Sunday, January 29, 2023


June 29, 2011 by · 1 Comment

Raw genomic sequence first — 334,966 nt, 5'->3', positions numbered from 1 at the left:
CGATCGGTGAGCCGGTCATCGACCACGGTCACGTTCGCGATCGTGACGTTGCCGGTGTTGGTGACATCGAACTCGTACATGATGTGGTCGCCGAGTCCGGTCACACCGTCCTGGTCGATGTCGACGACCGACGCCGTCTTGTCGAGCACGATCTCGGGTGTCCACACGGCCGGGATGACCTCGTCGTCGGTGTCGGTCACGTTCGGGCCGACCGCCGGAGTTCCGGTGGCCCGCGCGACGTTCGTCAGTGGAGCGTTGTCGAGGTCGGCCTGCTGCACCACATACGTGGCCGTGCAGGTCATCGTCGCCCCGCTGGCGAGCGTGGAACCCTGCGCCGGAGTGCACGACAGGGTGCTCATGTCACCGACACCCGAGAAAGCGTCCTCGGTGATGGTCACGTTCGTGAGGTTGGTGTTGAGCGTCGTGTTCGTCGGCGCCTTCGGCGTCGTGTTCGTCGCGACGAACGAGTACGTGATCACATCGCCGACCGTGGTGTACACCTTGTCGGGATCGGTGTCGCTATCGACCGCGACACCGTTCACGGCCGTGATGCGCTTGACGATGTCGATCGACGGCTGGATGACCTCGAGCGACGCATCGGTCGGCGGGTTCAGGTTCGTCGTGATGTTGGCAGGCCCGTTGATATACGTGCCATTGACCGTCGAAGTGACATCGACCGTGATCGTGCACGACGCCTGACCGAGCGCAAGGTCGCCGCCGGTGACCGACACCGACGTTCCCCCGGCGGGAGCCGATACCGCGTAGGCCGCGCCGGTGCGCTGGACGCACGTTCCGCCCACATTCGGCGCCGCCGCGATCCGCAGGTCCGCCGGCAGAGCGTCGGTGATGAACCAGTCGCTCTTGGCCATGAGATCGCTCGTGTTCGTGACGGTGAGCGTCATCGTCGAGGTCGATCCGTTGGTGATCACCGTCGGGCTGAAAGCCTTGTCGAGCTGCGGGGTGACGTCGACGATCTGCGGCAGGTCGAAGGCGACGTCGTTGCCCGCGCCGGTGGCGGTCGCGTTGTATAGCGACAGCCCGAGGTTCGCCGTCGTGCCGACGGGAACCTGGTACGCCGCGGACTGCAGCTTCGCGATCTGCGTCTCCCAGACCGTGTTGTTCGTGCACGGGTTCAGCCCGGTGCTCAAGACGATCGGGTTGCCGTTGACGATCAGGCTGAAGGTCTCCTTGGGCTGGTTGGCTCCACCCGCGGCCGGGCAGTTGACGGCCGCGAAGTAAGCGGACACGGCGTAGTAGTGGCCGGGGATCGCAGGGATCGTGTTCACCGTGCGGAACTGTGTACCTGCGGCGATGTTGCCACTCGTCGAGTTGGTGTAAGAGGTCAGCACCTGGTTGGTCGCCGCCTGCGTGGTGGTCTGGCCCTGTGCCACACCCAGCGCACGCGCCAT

Reviews for Transformers: Dark of the Moon read like, well, reviews for the other Transformers movies: that is, they’re replete with complaints about a senseless plot, senseless mayhem, and senselessness in general. But a couple of reviewers make the point that that’s the whole point of a Transformers movie. As Betsy Sharkey observes in her review in the Los Angeles Times: “You don’t go to Transformers for the character or the plot, you go for metal-crushing, sensory-overloading action. Between [director Michael] Bay’s obsession to make his 3D matter and the artistry of the special effects legions amassed for the project, the visual payoff is striking. The individual character articulation is so finely rendered we can see the complexity of the robots’ construction as they morph from the ordinary — car, plane or whatever — into their towering mechanized essence.” Her review is far from a total rave, however. She complains that the action scenes go on for too long. “For anyone who makes it through to the bitter end, I think certificates of completion are in order,” she concludes. A couple of reviews lampoon the movie with such subtlety that the review website Rotten Tomatoes seems not to be able to determine whether their reviews are positive (red tomato) or negative (a splattered green tomato). They err on the side of the red. For example, here’s A.O. Scott’s opening shot in the New York Times: “There are filmmakers whose work is characterized by thrift, efficiency and devotion to the subtleties of cinematic expression. And then there is Michael Bay, whose films are symphonies of excess and redundancy, taking place in a universe full of fire and metal and purged of nuance. I’m not judging, just describing, and since today’s theme is bluntness, I might as well come out and say that Transformers: Dark of the Moon is among Mr. Bay’s best movies and by far the best 3D sequel ever made about gigantic toys from outer space.” Rotten Tomatoes bestows a red tomato on that review. It also dispenses one to Roger Moore’s in the Orlando Sentinel, who does indeed begin his review by remarking that the movie “delivers the popcorn in gigantic fist-fulls of fun,” a line that may soon pop up in ads for the movie. But he then goes on to pummel it for the rest of his review, concluding by expressing the hope “that we’ve seen the last of the Transformers.” Early buzz was that this was the best of the Transformers movies. But Peter Howell in the Toronto Star comments: “Picking the ‘best’ of the three Transformers movies is like choosing death by firing squad, shark mauling or being crushed by one of Wile E. Coyote’s giant anvils. On reflection, I’d choose the anvil drop, which is what the last 45 minutes of Transformers: Dark of the Moon feels like.” Amy Biancolli admits in the Houston Chronicle that she happens to be “one of three or four people in the English-speaking world who like[d] the last Transformers sequel. … Ever since, I’ve been informed by irate readers that I am a bonehead. Who knows? maybe I am. One’s opinions do evolve.” You’ll find a lot of other dismissive digs at the movie from the critics. “We’re calling it Toy Story 3 at my house,” Wesley Morris writes in the Boston Globe. But there is little that is subtle about most of the critics’ reviews: they hate it. Indeed, the veteran Chicago Sun-Times critic Roger Ebert writes, “It provided me with one of the more unpleasant experiences I’ve had at the movies.” (As for those reports that Bay ordered special digital prints of the movie dispatched to theaters that would supposedly brighten up the 3D screens, Ebert remarks, “In my screening, it was as dim as usual.” And Lou Lumenick calls Bay’s assertion, “hooey, hooey and more hooey.”) Ebert’s fellow Chicagoan (the film’s climactic scenes take place in Chicago), Michael Phillips of the Tribune, calls the movie “a work of ineffable soullessness and persistent moral idiocy.” And Elizabeth Weitzman concludes in the New York Daily News: “If this movie is an accurate reflection of human culture, it’s hard to believe the Autobots would risk everything to save us.”